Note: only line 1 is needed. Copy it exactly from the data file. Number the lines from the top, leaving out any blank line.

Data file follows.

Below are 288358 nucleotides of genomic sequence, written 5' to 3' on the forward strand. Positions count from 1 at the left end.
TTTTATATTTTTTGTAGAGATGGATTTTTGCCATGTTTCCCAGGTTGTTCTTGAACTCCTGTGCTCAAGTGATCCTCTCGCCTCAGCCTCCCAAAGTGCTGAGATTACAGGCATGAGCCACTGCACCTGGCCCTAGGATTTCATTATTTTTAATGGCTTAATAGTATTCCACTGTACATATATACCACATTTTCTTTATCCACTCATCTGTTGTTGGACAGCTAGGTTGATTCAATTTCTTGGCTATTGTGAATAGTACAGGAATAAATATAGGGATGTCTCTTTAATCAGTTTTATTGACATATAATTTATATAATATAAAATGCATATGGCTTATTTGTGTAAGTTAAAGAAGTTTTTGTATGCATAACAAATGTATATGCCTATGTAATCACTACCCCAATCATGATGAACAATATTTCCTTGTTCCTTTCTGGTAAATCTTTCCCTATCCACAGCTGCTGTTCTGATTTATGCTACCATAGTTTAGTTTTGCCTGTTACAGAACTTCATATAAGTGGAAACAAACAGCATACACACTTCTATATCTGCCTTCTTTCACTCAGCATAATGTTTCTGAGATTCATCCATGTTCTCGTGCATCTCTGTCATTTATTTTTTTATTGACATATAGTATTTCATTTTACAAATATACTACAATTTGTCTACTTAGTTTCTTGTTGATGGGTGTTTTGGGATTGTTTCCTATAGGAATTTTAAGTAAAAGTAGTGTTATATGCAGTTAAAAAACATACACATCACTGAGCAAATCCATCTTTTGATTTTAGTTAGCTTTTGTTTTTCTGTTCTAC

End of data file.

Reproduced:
Below are 288358 nucleotides of genomic sequence, written 5' to 3' on the forward strand. Positions count from 1 at the left end.